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Editor’s Note: The following report is excerpted from Joseph Farah’s G2 Bulletin, the premium online newsletter published by the founder of WND. Subscriptions are $99 a year or, for monthly trials, just $9.95 per month for credit card users, and provide instant access for the complete reports.

WASHINGTON – Until now, the European Union has restricted its operations against pirates off the coast of Somalia to maritime interdictions, according to a report in Joseph Farah’s G2 Bulletin.

Now, there is active consideration among EU countries for expanding the role to one of a “hot pursuit” of the pirates onto land, raising the potential for European troops to engage the pirates on the ground.

Sources say that the expansion of operations onto land will be up to two kilometers, or 1.2 miles, on the Somali mainland, but any operations are to be restricted to air strikes against static targets such as boats, communications and other buildings which intelligence strongly believes the pirates use.

Nevertheless, even this modest expansion is causing debate among EU participants. According to informed sources, the German government, which has contributed ships and helicopters to the mission officially called Operation Atalanta, pushed for limits on any expanded operations against the pirates.

There is increasing concern among opposition parties in the German Bundestag, or parliament, of expanding the mandate to pursue pirates on land just through airpower.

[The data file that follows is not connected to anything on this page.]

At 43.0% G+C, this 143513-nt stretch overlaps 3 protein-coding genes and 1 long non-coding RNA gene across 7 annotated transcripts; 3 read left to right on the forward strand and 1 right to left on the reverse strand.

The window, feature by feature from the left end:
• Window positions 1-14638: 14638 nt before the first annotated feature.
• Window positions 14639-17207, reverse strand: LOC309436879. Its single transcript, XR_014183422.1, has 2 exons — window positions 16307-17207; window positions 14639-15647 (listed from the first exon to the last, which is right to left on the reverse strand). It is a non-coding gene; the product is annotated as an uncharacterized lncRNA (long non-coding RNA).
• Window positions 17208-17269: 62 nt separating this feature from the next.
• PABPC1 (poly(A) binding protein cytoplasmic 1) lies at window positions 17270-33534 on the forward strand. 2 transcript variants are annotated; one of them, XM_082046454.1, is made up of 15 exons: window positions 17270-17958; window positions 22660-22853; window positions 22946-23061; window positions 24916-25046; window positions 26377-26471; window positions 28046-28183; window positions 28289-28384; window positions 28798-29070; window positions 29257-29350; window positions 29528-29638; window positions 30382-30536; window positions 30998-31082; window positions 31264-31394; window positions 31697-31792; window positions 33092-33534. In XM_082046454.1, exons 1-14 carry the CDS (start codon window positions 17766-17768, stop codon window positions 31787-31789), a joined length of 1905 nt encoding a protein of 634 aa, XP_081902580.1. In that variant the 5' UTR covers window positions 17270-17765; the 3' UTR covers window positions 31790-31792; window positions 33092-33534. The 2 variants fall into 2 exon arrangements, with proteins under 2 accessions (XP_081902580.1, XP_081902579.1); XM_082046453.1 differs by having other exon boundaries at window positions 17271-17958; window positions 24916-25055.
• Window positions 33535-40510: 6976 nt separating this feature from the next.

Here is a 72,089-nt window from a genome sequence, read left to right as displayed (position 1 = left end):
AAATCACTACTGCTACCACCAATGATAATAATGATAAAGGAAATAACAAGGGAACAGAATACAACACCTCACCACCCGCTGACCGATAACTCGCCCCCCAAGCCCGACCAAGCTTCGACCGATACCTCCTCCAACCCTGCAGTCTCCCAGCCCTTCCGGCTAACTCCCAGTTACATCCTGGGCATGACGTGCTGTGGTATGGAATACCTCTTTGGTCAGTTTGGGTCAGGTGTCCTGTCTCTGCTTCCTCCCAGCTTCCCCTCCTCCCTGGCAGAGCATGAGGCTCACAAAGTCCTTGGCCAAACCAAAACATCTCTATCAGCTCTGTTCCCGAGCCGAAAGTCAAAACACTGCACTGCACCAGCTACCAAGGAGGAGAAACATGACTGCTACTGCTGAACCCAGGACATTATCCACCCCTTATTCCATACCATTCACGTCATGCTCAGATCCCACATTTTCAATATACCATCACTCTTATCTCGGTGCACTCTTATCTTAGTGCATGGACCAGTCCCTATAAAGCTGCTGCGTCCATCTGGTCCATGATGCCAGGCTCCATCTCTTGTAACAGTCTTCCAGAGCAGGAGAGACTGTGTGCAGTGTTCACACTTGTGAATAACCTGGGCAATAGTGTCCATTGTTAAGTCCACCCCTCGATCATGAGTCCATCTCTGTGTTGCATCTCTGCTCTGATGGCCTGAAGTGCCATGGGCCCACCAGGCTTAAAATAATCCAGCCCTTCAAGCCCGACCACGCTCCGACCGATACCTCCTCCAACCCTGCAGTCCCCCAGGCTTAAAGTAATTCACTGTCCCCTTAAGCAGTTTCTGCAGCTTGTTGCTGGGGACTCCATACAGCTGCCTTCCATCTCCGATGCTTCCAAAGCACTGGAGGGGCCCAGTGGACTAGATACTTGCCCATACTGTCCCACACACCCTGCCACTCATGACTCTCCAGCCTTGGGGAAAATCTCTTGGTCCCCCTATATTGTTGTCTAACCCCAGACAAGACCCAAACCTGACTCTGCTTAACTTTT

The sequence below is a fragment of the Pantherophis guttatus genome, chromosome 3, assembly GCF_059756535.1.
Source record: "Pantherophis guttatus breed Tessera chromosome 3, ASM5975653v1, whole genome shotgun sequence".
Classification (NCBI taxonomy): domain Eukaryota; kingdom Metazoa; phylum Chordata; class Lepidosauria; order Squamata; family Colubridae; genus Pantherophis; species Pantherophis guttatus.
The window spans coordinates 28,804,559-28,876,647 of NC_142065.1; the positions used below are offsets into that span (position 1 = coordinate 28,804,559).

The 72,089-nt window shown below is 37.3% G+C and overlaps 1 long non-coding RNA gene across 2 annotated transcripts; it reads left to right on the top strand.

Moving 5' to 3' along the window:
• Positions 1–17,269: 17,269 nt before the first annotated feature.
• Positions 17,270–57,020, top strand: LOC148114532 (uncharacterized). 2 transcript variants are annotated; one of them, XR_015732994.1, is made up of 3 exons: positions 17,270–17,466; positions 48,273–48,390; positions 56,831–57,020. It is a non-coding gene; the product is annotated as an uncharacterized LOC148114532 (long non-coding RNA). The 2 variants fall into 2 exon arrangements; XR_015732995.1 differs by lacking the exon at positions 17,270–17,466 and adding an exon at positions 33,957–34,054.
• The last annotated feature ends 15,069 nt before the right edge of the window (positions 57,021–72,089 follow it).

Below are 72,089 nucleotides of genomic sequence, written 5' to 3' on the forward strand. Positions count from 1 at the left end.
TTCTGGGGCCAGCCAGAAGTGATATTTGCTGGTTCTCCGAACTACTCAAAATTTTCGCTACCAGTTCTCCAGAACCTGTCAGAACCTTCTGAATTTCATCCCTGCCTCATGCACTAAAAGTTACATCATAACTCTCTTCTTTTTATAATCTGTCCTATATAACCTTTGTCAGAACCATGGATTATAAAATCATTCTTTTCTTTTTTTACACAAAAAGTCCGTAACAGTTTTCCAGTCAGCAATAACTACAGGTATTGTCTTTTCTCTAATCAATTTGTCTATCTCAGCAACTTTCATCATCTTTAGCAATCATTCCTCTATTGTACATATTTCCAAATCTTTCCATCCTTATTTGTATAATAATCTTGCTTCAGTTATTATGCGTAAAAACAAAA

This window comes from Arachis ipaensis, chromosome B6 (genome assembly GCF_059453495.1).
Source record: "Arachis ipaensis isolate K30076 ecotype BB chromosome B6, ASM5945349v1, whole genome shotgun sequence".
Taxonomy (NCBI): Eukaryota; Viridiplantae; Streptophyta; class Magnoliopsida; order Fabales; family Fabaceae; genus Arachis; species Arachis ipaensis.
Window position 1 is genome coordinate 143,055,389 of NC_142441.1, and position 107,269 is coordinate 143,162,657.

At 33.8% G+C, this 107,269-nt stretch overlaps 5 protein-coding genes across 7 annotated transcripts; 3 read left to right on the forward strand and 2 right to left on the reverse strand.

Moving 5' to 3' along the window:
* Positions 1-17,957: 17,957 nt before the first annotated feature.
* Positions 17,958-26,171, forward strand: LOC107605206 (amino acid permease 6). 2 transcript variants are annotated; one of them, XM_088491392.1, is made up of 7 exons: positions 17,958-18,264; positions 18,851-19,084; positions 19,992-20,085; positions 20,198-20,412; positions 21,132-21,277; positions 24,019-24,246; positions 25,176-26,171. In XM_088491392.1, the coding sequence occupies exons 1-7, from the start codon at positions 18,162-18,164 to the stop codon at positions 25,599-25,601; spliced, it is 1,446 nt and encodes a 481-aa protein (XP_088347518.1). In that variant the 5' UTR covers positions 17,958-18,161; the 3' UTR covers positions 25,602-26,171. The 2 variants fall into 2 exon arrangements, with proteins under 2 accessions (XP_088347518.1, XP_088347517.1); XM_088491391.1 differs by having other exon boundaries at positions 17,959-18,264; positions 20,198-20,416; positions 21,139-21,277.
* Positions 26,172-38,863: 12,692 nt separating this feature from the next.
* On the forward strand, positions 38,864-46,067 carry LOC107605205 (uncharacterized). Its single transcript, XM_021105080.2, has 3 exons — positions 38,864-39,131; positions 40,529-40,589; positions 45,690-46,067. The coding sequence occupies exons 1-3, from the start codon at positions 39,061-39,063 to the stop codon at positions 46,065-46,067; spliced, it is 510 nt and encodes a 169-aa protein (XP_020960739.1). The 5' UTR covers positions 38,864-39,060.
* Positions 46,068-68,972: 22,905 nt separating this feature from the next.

The thinking is that there inevitably will be the need to undertake action on land, even if it means undertaking rescue action should a helicopter be downed and troops need to be dispatched to secure it and its passengers.

Being Somalia, there remain memories of the December 1992 “Blackhawk Down” incident in which two U.S. helicopters sought to rescue a downed helicopter, only to be shot down in Somalia’s capital, Mogadishu. It resulted in dead U.S. troops being dragged through town in videos that went round the world.

It resulted in then-U.S. President Bill Clinton withdrawing U.S. troops who were pursuing the capture of a local warlord at the time.

In the latest escalation of dealing with the Somali pirates, there also remains the concern that attacks on the infrastructure of the pirates also could cause collateral damage, even death, to innocent civilians on the ground.

Because of the two kilometer limit, all that the pirates would have to do is move their activities further inland and out of reach of the EU’s expanded policy.

Operation Atalanta began in December 2008 and has been extended until December 2014.

In all, there are some 1,500 military personnel from 13 countries involved in the operation. They not only include many members of the EU but such countries as China and Iran.

While there remain concerns about expanding the policy, the EU apparently intends to proceed with the plan.

Implementation of the plan also coincides with increasing reports that al-Qaida is teaming up with the pirates, prompting increased drone attacks on al-Qaida targets. Al-Shabaab, an offshoot of al-Qaida, is using the pirates as a means to raise funds for its terrorist activities.

Keep in touch with the most important breaking news stories about critical developments around the globe with Joseph Farah’s G2 Bulletin, the premium, online intelligence news source edited and published by the founder of WND.

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